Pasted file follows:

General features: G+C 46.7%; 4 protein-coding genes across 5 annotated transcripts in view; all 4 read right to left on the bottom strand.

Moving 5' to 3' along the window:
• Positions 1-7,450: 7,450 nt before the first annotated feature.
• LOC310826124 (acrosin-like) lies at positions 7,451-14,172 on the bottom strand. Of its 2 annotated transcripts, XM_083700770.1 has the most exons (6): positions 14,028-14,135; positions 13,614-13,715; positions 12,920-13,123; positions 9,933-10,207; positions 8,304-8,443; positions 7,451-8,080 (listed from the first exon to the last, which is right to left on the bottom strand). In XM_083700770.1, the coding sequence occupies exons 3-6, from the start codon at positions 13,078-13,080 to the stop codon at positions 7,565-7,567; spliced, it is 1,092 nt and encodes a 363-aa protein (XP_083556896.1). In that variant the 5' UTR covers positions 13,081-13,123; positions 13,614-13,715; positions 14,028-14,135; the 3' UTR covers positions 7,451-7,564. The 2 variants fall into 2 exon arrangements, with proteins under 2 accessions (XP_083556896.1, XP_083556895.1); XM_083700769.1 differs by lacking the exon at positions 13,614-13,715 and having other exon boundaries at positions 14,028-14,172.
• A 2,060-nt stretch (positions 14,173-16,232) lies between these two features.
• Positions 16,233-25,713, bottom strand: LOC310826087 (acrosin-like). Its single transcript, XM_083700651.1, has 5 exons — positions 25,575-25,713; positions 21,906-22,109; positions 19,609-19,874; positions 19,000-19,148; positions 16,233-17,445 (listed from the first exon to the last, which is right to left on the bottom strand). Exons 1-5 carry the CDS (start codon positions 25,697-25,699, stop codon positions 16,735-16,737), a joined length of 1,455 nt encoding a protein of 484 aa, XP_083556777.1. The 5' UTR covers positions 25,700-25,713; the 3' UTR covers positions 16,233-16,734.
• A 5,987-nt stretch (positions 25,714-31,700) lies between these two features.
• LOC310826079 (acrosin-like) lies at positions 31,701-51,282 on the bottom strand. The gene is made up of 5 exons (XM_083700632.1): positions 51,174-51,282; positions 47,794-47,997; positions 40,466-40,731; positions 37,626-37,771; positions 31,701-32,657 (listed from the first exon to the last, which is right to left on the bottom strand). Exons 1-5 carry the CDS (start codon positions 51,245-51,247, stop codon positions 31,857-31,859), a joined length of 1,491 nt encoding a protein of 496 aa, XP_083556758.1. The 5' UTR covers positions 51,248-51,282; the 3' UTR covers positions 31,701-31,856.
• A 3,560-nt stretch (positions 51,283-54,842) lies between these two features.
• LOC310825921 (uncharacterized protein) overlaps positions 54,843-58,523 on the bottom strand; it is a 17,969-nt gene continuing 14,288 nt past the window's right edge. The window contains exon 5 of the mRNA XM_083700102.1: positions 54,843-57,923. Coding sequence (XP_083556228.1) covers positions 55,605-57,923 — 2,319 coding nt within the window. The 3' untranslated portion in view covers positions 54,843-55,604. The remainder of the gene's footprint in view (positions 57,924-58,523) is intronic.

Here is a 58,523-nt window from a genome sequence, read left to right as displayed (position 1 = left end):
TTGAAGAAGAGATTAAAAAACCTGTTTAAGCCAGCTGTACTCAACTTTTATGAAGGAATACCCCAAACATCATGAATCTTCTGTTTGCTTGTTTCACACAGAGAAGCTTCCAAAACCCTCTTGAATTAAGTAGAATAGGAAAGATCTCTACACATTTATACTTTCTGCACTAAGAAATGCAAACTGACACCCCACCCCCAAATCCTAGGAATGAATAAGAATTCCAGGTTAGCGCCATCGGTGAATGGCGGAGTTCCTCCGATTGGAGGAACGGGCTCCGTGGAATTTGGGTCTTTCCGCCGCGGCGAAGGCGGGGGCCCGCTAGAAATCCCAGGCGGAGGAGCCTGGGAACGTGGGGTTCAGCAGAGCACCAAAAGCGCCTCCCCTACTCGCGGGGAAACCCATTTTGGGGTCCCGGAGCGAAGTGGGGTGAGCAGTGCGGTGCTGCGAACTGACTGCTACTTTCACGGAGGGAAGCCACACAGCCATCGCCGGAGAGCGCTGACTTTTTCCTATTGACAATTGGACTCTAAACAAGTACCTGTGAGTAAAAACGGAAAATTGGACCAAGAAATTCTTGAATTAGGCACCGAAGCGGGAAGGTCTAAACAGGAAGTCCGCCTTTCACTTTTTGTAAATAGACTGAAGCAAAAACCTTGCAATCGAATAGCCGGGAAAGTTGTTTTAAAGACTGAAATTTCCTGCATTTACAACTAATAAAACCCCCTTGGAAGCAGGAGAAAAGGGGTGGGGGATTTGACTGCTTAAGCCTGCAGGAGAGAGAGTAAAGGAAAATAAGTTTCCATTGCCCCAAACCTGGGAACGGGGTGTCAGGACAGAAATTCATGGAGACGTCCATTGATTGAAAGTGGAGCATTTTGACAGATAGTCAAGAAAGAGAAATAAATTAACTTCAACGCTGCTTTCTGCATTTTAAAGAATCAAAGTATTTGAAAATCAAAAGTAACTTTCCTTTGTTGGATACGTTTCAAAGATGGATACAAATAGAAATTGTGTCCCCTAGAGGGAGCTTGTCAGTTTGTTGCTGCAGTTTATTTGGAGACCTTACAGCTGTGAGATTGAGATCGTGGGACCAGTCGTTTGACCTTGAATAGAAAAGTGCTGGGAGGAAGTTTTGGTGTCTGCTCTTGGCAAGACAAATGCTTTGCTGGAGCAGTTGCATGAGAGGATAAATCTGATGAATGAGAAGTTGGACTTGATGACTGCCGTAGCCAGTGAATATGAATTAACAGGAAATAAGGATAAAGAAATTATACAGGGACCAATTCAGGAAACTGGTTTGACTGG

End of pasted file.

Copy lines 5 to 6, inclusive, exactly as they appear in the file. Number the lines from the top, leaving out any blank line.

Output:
• A 2,060-nt stretch (positions 14,173-16,232) lies between these two features.
• Positions 16,233-25,713, bottom strand: LOC310826087 (acrosin-like). Its single transcript, XM_083700651.1, has 5 exons — positions 25,575-25,713; positions 21,906-22,109; positions 19,609-19,874; positions 19,000-19,148; positions 16,233-17,445 (listed from the first exon to the last, which is right to left on the bottom strand). Exons 1-5 carry the CDS (start codon positions 25,697-25,699, stop codon positions 16,735-16,737), a joined length of 1,455 nt encoding a protein of 484 aa, XP_083556777.1. The 5' UTR covers positions 25,700-25,713; the 3' UTR covers positions 16,233-16,734.